2. Show students the Mystery Elements list and review any aspects you have not already discussed. Leave the sheet up where students can see it.

3. Ask students to think about the kind of words they might find in a mystery. Record their responses on chart paper.

4. Show students the Mystery Words list and review any words you have not already discussed. Leave the sheet up where students can see it.

5. Explain that the story you're about to read is a mystery. Ask students to listen for the terminology and elements that were previously discussed. Read aloud Nate the Great or the other mystery you have selected. During the reading, stop and use the think-aloud strategy you have prepared (see Preparation 1).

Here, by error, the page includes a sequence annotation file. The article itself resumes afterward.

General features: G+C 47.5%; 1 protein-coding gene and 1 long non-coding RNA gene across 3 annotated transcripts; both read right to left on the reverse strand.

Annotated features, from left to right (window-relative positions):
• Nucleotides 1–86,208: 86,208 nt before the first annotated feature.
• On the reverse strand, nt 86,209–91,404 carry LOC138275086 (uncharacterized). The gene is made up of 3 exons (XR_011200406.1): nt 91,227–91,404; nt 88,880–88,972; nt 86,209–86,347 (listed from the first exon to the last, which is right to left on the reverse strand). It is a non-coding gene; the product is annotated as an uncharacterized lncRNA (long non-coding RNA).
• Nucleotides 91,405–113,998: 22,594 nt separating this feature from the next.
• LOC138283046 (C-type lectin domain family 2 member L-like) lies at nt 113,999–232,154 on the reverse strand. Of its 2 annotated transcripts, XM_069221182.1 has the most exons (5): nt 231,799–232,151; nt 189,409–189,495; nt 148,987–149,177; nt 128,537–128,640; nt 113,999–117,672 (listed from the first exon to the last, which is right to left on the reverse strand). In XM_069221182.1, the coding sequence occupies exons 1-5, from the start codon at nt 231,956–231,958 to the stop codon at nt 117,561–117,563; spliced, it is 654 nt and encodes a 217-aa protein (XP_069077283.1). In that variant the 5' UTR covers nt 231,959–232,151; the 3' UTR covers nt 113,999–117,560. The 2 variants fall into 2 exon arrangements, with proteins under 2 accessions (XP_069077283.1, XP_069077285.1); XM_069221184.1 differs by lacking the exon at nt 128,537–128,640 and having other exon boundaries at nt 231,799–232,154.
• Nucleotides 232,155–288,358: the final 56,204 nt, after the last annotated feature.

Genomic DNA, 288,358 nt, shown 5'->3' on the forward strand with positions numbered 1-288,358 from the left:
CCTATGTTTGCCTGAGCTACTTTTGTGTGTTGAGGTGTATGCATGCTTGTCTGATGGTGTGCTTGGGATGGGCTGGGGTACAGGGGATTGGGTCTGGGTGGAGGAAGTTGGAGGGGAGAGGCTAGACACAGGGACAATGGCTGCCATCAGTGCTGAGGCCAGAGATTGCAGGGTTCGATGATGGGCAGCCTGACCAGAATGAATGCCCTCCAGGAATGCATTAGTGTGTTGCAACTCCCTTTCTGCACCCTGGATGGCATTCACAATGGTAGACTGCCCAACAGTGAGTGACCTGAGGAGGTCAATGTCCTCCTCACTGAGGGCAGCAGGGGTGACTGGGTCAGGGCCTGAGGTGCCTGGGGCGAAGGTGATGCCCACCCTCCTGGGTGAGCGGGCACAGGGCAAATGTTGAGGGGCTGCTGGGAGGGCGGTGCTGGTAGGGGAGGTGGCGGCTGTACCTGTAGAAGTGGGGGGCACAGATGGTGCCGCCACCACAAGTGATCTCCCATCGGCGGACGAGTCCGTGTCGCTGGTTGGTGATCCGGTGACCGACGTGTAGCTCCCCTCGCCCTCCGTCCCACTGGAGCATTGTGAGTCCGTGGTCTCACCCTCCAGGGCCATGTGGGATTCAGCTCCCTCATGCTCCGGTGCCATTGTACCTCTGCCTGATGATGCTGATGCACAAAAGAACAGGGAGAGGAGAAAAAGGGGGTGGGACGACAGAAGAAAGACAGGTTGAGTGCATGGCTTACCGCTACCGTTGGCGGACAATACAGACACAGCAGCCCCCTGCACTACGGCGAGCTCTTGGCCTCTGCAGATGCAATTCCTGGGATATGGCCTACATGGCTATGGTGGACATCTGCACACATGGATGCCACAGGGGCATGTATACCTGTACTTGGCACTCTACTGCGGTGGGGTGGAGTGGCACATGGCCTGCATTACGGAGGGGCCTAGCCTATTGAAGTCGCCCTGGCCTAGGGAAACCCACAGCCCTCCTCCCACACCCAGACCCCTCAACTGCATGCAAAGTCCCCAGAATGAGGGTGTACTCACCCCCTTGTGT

6. Talk with students about the different characteristics in the story that fit with the Mystery Elements list. On a blank sheet of chart paper, record the specific elements of the story, including the characters, setting, plot details, clues, distractions, and solution. You might want to encourage discussion by asking specific questions for each element, such as:
  • What were the clues?

  • In what order did the clues appear?

  • Can we make predictions based on the clues?
7. Divide the class into groups of two or three, and have them read MysteryNet's Kids Mysteries: The Case of the Ruined Roses (or another short mystery story you have selected from the Mystery Picture Books website). Have students take notes on the Mystery Elements Writing Guide as they read. They should try to identify the characters, setting, plot, clues, and distractions. This will help them summarize the story and recall the key elements of a mystery.